Personal Stories: Olivia

In 2009, my husband, Mike and I, were already the proud parents of 3 beautiful children but we just felt like our family wasn’t complete. We always dreamed of a big family, so we decided to start trying to conceive for the 4th time when our youngest child was about 10 months old. After a few months and pure dedication, we found out we were expecting for the 4th time!! Just a few short weeks later, we found out we would be expecting TWINS!!! We were elated but worried at the same time. I have a history of preterm labor and delivery, so we knew that bedrest would be in the near future along with a preterm delivery. Our boy/girl twins couldn’t wait to meet their brothers and sister, so they decided to make their entry into this world at 31 weeks gestation. On October 22, 2009, Olivia Marie was born at 8:03am and Aithn Henry was born at 8:04am via c-section on a Thursday. Olivia was born first, weighing in at a whopping 4lbs and looked perfectly healthy, at first. Just seconds after they took her 5 minute apgar score, she started to become dusky and her breathing slowed. My husband was whisked away with both babies to the NICU, as my doctors were finishing up with me in the OR. Both of our miracle babies were such fighters, that they were discharged after only 25 days (34 wks 4 days gestation). We were so blessed with perfectly healthy preemies!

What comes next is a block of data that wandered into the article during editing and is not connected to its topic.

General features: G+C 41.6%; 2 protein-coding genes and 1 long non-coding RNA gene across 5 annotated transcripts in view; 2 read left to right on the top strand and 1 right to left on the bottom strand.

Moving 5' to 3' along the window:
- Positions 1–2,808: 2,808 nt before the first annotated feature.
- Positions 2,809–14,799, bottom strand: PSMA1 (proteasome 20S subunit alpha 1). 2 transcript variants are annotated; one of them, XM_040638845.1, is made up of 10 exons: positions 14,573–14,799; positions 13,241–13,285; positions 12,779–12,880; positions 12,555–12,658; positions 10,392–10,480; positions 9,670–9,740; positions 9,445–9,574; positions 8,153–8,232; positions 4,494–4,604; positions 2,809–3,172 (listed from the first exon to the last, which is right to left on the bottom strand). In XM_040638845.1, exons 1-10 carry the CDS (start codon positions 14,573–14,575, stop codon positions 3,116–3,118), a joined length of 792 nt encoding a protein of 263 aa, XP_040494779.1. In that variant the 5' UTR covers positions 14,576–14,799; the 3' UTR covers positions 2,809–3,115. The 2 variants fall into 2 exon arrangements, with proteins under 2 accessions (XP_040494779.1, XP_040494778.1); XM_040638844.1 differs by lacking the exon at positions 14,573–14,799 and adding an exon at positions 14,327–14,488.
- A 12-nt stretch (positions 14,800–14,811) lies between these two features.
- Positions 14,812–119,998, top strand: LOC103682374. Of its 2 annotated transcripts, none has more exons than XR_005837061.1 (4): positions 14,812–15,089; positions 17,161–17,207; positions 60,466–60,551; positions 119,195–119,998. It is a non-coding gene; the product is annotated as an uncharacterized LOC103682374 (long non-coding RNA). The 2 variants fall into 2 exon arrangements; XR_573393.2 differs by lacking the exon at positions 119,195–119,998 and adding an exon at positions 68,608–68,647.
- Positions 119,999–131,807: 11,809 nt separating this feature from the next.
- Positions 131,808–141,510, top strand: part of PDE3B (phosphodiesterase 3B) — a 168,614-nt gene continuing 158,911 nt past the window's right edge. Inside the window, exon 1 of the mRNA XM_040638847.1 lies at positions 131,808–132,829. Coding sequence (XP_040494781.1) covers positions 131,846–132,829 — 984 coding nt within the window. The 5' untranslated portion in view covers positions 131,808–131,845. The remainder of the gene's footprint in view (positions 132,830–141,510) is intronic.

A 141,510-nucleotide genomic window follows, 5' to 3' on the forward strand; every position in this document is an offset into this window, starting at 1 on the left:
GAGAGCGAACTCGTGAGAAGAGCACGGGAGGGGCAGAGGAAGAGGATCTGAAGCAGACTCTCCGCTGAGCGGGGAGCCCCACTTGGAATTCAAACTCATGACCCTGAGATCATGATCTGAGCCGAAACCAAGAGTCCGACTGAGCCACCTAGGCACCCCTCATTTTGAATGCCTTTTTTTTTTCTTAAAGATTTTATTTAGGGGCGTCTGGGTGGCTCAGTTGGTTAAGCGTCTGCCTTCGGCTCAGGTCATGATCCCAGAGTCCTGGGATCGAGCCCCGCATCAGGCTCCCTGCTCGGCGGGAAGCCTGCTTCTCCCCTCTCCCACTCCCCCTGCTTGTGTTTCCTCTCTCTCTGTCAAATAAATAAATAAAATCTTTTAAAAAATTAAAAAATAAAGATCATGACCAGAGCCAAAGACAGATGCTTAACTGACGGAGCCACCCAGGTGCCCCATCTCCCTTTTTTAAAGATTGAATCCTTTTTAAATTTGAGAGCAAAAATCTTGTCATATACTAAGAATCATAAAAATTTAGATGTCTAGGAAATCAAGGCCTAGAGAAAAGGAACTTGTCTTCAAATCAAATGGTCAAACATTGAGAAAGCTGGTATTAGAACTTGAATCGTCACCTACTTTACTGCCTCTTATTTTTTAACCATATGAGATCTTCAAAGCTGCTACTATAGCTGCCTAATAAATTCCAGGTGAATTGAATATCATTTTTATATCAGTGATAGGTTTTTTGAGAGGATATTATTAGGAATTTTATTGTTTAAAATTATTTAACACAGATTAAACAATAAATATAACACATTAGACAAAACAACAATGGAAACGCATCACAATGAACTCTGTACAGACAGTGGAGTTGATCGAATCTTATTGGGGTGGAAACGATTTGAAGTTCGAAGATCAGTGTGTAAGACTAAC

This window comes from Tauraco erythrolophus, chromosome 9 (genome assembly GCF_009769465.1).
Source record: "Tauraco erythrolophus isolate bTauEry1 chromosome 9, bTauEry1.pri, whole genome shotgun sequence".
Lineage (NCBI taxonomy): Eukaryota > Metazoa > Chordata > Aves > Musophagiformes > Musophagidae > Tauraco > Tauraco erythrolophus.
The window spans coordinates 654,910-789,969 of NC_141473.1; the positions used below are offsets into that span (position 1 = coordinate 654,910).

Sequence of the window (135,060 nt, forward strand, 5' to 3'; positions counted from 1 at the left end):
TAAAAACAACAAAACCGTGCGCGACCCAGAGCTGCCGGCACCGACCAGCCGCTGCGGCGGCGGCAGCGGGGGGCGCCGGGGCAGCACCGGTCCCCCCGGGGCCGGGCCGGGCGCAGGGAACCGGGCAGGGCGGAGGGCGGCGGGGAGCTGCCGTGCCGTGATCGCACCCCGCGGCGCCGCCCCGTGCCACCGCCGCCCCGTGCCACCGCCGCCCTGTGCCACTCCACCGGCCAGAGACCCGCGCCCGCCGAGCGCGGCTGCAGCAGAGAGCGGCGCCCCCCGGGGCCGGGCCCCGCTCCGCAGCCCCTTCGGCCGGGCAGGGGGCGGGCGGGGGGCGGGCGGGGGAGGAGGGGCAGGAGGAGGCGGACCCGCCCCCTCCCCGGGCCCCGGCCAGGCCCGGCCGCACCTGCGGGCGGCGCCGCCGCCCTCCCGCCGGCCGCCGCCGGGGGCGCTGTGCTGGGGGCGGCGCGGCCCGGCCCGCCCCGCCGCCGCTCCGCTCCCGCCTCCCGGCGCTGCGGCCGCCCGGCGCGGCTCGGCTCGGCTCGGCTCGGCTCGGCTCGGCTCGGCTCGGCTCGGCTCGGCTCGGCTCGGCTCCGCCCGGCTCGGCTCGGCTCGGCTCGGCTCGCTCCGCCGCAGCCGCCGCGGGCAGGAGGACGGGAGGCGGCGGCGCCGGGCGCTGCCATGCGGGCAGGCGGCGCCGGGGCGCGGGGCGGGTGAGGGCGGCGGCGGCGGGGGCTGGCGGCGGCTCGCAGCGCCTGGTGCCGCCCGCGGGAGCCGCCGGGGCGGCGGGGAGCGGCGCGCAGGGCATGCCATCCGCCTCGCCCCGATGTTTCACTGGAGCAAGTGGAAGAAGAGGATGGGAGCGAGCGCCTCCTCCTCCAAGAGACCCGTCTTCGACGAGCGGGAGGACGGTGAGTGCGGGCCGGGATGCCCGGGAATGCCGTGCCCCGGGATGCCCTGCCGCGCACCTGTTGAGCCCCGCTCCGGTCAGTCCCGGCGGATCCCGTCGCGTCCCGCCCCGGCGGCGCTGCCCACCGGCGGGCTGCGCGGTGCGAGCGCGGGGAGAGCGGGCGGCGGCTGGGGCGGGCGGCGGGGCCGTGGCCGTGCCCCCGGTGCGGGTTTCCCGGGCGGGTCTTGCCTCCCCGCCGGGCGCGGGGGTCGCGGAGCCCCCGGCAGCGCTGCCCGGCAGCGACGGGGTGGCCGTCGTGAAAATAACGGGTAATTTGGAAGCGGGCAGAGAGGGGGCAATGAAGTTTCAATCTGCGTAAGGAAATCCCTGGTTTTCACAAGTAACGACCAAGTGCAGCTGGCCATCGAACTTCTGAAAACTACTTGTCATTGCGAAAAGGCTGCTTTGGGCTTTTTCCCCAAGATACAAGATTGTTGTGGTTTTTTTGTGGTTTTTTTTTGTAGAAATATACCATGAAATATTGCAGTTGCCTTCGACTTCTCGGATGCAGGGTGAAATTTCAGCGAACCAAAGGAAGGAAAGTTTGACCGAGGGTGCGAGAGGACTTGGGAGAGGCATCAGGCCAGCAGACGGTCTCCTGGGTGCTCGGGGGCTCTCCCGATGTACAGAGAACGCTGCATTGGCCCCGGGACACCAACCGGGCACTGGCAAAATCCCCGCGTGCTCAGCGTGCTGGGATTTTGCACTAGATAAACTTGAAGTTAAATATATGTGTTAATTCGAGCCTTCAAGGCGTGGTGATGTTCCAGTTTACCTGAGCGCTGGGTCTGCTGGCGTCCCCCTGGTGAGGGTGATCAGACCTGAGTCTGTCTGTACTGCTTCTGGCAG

For the next 15 months, Olivia and Aithn would both hit every milestone and grow into beautiful little toddlers!! Both Aithn and Olivia started to walk around 14 months old and Aithn caught on quickly!! Olivia was a little bit more of a slow learner. After about 3 months or so, she was still pretty wobbly and was doing some out of the ordinary things with her legs when she would walk. Consequently, I took her to her pediatrician and he recommended taking her to a geneticist to rule out any sort disorders or syndromes. After seeing her geneticist in May 2010, the only thing she could really see was that “maybe” she had hypermobile joints which was why Olivia’s legs seemed so flimsy. We just went home with the new found knowledge, paid close attention to how Olivia was walking and went on with our lives.